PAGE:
At some point, we’d never been on stage before and we had to step on stage for the first time. We’ve all been through that, but it’s been so long for some of us because we’ve been performing on stage for so long. This is a new stage and we have to go through that again. We don’t remember what that was like to feel totally green and uncomfortable.

When we say face the fear, really face the fear, which means ask yourself what you are worried about. What are you scared about? You can even write this on a piece of paper. “I’m scared that I will feel judged. I’m scared that people might think whatever.” Put those fears on paper and then you can look at them from a distance. You start to put them in perspective and start to ask yourself how true those fears are. Our brain is a story-making machine, and most of the things or stories that our brains make are complete BS.

You have to get real with your own thoughts and realize what is complete story making. What is a complete lie? What is real? For the things that feel more real, then ask yourself what you can do to diminish the consequences if this were to happen. If this worst-case scenario that you think is probable or if it were to happen, what would you do next? How would you bounce back from that? It’s having a conversation with your fear. Part of you that is scared and worried, give it what it needs. This part of you is worried or scared for a reason because no one wants to feel like an outcast. No one wants to feel judged. It comes from those very basic needs to feel loved and to feel like you belong.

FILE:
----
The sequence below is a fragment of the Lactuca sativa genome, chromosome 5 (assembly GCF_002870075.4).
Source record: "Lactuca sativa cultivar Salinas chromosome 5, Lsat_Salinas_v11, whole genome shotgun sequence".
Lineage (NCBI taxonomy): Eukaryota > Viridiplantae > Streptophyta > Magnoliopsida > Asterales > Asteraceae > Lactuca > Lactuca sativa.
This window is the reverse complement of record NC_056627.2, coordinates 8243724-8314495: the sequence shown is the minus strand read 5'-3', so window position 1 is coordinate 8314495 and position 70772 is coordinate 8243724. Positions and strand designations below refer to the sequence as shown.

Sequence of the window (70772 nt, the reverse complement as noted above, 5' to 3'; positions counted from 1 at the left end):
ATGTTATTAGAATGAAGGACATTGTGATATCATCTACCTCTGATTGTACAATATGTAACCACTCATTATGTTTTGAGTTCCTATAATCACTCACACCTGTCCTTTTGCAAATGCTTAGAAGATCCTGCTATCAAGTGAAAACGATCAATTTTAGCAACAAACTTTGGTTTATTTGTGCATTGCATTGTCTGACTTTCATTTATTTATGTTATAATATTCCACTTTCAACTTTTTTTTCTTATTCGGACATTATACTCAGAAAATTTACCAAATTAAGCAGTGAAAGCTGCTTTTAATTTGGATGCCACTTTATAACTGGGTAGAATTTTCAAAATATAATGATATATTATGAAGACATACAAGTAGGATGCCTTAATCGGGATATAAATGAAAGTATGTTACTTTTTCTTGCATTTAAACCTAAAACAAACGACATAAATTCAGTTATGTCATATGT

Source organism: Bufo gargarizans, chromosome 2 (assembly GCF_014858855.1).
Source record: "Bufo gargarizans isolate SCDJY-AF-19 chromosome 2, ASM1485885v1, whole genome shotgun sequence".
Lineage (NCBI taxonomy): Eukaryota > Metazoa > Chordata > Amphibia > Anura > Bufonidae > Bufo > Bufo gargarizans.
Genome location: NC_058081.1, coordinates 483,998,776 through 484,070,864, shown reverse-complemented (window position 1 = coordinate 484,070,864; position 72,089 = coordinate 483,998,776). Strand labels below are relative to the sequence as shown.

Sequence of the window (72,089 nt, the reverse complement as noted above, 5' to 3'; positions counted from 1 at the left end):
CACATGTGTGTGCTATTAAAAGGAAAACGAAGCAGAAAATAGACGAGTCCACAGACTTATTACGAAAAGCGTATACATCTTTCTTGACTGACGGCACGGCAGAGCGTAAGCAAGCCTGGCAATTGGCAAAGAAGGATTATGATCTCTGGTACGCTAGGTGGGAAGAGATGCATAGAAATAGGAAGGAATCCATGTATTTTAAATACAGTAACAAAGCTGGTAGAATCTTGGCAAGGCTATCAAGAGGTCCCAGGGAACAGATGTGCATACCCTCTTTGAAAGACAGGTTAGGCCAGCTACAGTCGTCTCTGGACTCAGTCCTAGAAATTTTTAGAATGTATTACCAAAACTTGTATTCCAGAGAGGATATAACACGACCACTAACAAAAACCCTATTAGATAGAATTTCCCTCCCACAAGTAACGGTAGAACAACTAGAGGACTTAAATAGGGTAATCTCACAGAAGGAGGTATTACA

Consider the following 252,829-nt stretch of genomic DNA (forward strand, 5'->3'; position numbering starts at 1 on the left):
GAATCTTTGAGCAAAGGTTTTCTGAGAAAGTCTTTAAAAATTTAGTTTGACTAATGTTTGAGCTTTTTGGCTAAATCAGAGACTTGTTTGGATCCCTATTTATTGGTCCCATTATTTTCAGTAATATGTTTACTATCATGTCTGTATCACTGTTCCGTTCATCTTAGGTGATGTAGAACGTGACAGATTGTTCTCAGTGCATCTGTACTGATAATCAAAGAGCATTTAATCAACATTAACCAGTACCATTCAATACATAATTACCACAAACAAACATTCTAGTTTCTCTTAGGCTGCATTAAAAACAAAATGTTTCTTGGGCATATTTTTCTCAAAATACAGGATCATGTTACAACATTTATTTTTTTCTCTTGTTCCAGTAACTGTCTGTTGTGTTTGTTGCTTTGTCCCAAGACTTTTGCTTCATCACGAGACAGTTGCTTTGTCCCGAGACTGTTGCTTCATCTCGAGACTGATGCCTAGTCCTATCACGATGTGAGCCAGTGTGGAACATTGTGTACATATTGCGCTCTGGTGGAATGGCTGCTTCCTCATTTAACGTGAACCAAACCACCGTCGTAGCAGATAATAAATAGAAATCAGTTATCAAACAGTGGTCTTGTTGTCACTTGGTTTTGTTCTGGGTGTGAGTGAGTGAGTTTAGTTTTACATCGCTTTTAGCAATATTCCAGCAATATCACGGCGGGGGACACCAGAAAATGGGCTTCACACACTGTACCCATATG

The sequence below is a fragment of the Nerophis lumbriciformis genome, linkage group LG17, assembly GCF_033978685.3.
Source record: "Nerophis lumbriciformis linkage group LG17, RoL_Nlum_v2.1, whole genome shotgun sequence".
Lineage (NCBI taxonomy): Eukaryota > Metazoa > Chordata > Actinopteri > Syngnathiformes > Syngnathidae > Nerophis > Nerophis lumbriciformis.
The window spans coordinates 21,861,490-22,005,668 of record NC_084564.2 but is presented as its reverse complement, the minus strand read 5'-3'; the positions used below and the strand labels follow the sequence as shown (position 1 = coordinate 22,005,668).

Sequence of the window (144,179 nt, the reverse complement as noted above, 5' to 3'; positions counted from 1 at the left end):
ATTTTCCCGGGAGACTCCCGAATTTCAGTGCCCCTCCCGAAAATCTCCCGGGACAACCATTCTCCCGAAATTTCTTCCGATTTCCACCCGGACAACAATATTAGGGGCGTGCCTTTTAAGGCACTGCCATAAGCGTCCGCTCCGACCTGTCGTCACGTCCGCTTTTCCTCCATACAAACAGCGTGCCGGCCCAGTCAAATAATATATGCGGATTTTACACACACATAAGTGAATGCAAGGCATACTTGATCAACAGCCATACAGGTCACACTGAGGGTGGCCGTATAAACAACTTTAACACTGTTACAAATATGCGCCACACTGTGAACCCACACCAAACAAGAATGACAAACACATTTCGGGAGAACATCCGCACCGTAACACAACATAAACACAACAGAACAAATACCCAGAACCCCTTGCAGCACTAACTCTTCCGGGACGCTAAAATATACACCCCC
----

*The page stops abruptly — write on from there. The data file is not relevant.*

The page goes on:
This part of you that is worried or scared has a reason: no one wants to feel like an outcast; no one wants to feel judged. It comes from those very basic needs to feel loved and like you belong. Share on X

Ask this part of you what it is afraid of. What does this part of you need to hear? You then get to access this other part of you, which is the wise, empowered, confident part of you that’s also within you. You get to talk from that part of you to the other part of you. I don’t know if that makes sense, but we are made of all these different parts and they all need to be acknowledged, seen, and heard. It’s like giving yourself the reassurance that you need.